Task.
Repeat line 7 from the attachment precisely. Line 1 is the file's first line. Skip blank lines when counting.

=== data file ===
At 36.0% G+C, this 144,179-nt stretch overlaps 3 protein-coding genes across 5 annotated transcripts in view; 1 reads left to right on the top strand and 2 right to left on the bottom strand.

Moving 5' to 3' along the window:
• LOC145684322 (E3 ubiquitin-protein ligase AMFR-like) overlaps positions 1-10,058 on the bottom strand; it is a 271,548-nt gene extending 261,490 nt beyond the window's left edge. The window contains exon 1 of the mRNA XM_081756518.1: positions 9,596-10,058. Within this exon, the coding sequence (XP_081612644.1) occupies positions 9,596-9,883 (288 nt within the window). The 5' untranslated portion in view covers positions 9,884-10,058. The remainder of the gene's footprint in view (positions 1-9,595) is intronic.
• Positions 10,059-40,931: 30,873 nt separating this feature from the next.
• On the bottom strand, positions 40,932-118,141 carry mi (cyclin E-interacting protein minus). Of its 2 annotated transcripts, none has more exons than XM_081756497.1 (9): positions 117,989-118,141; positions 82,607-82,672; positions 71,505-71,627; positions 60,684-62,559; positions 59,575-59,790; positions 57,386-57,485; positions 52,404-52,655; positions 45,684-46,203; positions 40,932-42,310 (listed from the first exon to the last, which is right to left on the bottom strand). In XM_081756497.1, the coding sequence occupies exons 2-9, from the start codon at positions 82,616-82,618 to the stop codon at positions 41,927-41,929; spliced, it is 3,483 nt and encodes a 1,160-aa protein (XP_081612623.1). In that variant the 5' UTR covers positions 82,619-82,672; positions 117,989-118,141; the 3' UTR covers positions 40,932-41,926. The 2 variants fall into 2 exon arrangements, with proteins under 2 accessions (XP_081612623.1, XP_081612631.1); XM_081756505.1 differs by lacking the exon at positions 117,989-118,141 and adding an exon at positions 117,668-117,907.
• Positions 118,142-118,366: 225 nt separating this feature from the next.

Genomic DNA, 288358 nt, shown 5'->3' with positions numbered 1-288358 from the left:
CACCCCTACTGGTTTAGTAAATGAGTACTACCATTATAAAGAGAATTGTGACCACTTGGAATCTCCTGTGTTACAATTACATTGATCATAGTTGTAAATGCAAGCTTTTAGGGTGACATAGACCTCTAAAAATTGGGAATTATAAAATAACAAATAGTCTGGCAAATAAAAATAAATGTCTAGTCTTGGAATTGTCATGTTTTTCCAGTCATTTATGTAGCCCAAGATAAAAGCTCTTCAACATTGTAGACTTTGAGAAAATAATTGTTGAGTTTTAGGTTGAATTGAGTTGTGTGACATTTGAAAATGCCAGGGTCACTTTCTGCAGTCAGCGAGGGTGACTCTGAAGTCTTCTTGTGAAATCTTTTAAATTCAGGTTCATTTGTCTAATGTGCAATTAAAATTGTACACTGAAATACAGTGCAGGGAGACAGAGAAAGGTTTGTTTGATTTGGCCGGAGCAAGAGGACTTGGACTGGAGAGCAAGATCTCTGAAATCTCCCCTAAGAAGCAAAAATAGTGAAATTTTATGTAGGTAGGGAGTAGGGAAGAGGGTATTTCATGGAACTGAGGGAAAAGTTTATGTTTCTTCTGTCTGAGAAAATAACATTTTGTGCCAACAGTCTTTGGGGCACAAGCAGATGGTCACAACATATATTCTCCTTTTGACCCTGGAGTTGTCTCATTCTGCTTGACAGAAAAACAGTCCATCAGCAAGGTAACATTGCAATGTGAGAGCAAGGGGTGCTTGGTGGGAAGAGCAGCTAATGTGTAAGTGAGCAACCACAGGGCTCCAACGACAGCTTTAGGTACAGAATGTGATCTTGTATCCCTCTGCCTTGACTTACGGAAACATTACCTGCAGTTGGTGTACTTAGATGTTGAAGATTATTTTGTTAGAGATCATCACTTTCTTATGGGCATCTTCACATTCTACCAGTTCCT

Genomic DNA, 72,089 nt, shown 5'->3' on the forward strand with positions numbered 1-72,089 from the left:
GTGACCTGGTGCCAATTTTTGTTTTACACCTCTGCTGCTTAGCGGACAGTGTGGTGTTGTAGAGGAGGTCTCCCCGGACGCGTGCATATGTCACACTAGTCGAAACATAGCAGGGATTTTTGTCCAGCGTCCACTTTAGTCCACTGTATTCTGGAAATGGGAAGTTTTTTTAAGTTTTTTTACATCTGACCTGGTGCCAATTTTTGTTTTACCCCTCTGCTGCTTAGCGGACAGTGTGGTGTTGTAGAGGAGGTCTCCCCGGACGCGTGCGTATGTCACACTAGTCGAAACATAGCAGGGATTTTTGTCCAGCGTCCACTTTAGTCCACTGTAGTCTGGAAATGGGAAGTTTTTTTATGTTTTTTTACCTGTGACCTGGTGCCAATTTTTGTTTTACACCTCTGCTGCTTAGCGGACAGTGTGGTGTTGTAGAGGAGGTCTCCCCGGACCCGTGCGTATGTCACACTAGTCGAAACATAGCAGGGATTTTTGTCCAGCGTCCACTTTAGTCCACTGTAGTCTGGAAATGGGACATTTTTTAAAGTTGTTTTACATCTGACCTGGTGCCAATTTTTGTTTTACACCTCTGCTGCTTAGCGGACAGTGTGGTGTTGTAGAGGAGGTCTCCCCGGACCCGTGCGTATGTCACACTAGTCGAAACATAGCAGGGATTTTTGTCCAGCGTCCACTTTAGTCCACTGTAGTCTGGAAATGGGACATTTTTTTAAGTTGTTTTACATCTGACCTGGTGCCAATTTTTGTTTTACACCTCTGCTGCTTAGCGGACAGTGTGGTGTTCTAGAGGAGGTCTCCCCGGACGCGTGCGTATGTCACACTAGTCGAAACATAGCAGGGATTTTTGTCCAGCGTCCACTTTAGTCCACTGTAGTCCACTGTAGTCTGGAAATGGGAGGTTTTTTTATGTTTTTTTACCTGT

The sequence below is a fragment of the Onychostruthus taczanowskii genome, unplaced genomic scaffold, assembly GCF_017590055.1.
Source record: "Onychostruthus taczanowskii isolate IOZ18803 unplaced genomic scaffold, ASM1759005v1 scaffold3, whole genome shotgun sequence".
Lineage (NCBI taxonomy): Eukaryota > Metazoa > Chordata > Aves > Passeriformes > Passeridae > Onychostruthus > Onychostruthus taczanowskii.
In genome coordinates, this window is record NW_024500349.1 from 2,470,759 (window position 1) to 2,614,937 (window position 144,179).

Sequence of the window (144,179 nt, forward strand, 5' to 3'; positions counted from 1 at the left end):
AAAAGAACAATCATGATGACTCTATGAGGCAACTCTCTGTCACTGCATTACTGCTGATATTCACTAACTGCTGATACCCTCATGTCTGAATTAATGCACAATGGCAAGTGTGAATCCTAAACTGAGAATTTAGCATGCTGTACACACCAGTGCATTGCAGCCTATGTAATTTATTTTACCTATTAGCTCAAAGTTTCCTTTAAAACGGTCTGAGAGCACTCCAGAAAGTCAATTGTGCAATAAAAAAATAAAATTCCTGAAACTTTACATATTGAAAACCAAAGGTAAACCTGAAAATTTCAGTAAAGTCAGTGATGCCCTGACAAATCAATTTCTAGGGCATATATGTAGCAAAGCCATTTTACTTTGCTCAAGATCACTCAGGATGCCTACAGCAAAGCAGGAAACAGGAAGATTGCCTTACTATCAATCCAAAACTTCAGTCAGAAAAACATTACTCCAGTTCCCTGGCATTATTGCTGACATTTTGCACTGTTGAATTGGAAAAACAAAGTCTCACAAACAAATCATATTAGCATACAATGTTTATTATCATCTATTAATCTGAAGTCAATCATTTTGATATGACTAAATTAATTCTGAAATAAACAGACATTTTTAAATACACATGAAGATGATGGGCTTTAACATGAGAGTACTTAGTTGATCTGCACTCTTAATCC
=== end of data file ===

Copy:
Genomic DNA, 288358 nt, shown 5'->3' with positions numbered 1-288358 from the left: